Christmas on a Budget
Your family is on a tight budget this year. Your two kids are excited for Christmas and all the toys and treasures it brings. What can you do to help your kids have a great Christmas without breaking the bank?
- Explain to your kids “the reason for the season”. Ensure that they know that the primary celebration of Christmas is a celebration of faith . . . the gifts are not the primary focus.
- Talk about Christ’s love for those in need . . . then discuss those in need in your community. Talk about ways your family can display Christ’s love for those in need in your community. Help your kids understand that, no matter how much or little they have, there will always be people with more and people with less. Communicate the message that what matters is not how much you have but what you do with what you have. For example, do you help others?
- To reinforce your message, participate (as a family) in a reenactment of the birth of Christ, a living Christmas tree performance, a live manger scene, etc. Or put your faith in action by volunteering your family’s time and talent for a local non-profit organization. For example, your family could help serve Christmas dinner at a local homeless shelter.
- Even the most spiritual kids will probably have hopes of desired Christmas gifts, so ask your kids what they would like to receive. Hopefully, they will ask for a few items that you can afford.
- Discuss with your kids the impact of your budget on Christmas shopping this year. For example, you may say, “Honey, since I was laid off at work earlier this year, you may have noticed that we are more careful about how we spend money. That’s because we don’t have as much money now as we did when I was working. Until I can find another job, we have to be very careful so that we have enough money to pay for the things we need before we buy things we merely want. We need a house, the electricity to heat and light it, food to fill our tummies, and clothes to keep us warm this winter. We want (but do not need) tons of Christmas toys. Does this make sense to you?”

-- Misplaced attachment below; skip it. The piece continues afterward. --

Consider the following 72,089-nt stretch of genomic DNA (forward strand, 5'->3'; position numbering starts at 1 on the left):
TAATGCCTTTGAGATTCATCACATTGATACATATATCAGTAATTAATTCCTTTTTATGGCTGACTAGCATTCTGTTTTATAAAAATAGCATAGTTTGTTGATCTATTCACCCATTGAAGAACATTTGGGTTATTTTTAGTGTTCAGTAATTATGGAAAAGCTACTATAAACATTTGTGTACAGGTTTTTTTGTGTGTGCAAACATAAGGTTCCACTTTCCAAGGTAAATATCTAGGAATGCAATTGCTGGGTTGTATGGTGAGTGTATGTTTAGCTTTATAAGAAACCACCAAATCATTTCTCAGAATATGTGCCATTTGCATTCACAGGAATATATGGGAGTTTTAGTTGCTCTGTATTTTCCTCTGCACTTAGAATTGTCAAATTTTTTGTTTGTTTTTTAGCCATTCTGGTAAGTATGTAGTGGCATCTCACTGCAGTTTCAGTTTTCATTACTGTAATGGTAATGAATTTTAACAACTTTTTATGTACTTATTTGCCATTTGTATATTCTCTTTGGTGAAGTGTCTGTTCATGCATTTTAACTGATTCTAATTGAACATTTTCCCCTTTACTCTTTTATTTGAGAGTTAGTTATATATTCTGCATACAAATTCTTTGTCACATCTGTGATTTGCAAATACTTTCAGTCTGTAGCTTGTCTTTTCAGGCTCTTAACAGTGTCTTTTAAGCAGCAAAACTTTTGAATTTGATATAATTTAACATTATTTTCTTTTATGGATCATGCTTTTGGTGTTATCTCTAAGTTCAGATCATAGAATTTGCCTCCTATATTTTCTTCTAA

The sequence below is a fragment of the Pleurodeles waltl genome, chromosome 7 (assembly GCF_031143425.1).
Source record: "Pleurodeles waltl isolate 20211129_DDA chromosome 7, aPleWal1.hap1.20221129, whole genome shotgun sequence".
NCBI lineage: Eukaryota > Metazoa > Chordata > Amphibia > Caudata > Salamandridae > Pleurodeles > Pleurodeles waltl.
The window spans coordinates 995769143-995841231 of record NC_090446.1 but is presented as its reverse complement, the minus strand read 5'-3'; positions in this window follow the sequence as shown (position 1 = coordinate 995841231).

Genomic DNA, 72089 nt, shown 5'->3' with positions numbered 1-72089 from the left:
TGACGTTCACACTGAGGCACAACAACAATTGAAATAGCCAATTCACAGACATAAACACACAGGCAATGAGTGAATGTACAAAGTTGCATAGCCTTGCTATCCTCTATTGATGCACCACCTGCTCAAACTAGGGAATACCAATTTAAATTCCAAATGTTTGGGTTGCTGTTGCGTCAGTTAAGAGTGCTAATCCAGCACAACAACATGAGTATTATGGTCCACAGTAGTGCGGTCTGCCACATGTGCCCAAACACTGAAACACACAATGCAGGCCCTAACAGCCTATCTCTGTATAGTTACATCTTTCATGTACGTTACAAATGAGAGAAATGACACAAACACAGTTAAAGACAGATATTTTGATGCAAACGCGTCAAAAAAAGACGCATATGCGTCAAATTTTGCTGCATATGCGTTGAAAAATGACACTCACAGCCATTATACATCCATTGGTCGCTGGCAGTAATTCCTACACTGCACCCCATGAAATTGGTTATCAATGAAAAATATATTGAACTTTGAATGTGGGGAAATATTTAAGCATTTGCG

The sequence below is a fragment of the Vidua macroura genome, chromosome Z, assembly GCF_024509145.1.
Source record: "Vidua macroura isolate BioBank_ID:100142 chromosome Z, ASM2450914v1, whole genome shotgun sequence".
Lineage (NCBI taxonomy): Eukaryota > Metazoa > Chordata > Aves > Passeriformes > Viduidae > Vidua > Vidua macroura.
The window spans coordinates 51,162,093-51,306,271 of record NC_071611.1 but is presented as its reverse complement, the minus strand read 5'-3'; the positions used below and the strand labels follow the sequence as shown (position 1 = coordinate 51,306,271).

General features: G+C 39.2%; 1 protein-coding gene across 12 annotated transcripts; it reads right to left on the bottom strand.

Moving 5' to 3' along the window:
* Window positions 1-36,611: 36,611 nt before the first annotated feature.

- If you can afford to buy your kids a few of the smaller items on their list, do so. If not, can you contact your parents and/or other family members and all “chip in” to collectively purchase one of the bigger items on your kids’ wish list? For example, if your kids want a Wii, can you, your parents, and your parents-in-law collectively purchase the Wii for your kids?
- If your kids ask for frivolous gifts when more utilitarian items are needed, discuss that with your kids. For example, you may say, “I know you two really want a Wii, but what are your thoughts on a new (or newer) desktop computer for your school work? I know the computer you’ve been using doesn’t have the ability to run all the software that your teacher wants you to use, so would a new (or newer) desktop computer be a better gift?”
- As an alternative to buying gifts, you can have an all-handmade Christmas. You and your family can decorate your Christmas tree with construction paper chains, ornaments, etc. Also, you and your family can hand-make Christmas gifts for each other and appreciate the time and effort (rather than the expense) that went into each gift received.
By following these tips, you can help your kids have a great Christmas without breaking the bank.
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